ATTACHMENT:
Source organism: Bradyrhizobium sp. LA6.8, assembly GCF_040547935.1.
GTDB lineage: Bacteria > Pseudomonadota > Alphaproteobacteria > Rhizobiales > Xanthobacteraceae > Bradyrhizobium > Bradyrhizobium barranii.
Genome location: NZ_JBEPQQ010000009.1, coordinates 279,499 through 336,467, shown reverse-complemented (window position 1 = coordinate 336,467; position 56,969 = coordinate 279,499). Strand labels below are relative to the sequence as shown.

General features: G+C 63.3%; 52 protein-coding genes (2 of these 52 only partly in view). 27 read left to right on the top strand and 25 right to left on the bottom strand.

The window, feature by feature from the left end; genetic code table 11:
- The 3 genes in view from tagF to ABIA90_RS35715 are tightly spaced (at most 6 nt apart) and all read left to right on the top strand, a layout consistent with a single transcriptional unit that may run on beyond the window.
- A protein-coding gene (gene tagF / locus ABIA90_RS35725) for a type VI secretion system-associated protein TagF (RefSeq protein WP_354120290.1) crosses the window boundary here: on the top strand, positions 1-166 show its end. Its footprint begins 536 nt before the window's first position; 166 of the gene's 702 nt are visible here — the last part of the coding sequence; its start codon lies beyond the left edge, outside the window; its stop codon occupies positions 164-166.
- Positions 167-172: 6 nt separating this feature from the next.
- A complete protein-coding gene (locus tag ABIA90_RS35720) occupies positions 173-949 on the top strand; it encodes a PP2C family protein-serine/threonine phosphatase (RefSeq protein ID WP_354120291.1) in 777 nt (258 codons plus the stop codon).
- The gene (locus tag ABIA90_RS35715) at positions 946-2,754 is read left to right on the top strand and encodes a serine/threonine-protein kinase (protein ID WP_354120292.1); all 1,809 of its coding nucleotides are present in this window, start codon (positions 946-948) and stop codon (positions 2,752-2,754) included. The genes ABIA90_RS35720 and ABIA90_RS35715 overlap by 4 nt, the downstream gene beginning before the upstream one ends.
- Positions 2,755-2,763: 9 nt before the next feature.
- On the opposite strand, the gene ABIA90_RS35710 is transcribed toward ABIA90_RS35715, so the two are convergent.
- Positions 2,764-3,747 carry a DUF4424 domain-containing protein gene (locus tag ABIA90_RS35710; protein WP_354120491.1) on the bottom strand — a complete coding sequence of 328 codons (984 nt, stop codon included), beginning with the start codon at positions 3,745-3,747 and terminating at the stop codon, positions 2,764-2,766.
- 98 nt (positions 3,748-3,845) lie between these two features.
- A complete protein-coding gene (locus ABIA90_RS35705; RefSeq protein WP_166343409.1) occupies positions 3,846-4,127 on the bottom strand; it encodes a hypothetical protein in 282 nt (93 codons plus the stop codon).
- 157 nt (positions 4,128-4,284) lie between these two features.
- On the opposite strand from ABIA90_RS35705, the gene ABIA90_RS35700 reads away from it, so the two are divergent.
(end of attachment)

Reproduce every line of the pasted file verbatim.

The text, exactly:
Source organism: Bradyrhizobium sp. LA6.8, assembly GCF_040547935.1.
GTDB lineage: Bacteria > Pseudomonadota > Alphaproteobacteria > Rhizobiales > Xanthobacteraceae > Bradyrhizobium > Bradyrhizobium barranii.
Genome location: NZ_JBEPQQ010000009.1, coordinates 279,499 through 336,467, shown reverse-complemented (window position 1 = coordinate 336,467; position 56,969 = coordinate 279,499). Strand labels below are relative to the sequence as shown.

General features: G+C 63.3%; 52 protein-coding genes (2 of these 52 only partly in view). 27 read left to right on the top strand and 25 right to left on the bottom strand.

The window, feature by feature from the left end; genetic code table 11:
- The 3 genes in view from tagF to ABIA90_RS35715 are tightly spaced (at most 6 nt apart) and all read left to right on the top strand, a layout consistent with a single transcriptional unit that may run on beyond the window.
- A protein-coding gene (gene tagF / locus ABIA90_RS35725) for a type VI secretion system-associated protein TagF (RefSeq protein WP_354120290.1) crosses the window boundary here: on the top strand, positions 1-166 show its end. Its footprint begins 536 nt before the window's first position; 166 of the gene's 702 nt are visible here — the last part of the coding sequence; its start codon lies beyond the left edge, outside the window; its stop codon occupies positions 164-166.
- Positions 167-172: 6 nt separating this feature from the next.
- A complete protein-coding gene (locus tag ABIA90_RS35720) occupies positions 173-949 on the top strand; it encodes a PP2C family protein-serine/threonine phosphatase (RefSeq protein ID WP_354120291.1) in 777 nt (258 codons plus the stop codon).
- The gene (locus tag ABIA90_RS35715) at positions 946-2,754 is read left to right on the top strand and encodes a serine/threonine-protein kinase (protein ID WP_354120292.1); all 1,809 of its coding nucleotides are present in this window, start codon (positions 946-948) and stop codon (positions 2,752-2,754) included. The genes ABIA90_RS35720 and ABIA90_RS35715 overlap by 4 nt, the downstream gene beginning before the upstream one ends.
- Positions 2,755-2,763: 9 nt before the next feature.
- On the opposite strand, the gene ABIA90_RS35710 is transcribed toward ABIA90_RS35715, so the two are convergent.
- Positions 2,764-3,747 carry a DUF4424 domain-containing protein gene (locus tag ABIA90_RS35710; protein WP_354120491.1) on the bottom strand — a complete coding sequence of 328 codons (984 nt, stop codon included), beginning with the start codon at positions 3,745-3,747 and terminating at the stop codon, positions 2,764-2,766.
- 98 nt (positions 3,748-3,845) lie between these two features.
- A complete protein-coding gene (locus ABIA90_RS35705; RefSeq protein WP_166343409.1) occupies positions 3,846-4,127 on the bottom strand; it encodes a hypothetical protein in 282 nt (93 codons plus the stop codon).
- 157 nt (positions 4,128-4,284) lie between these two features.
- On the opposite strand from ABIA90_RS35705, the gene ABIA90_RS35700 reads away from it, so the two are divergent.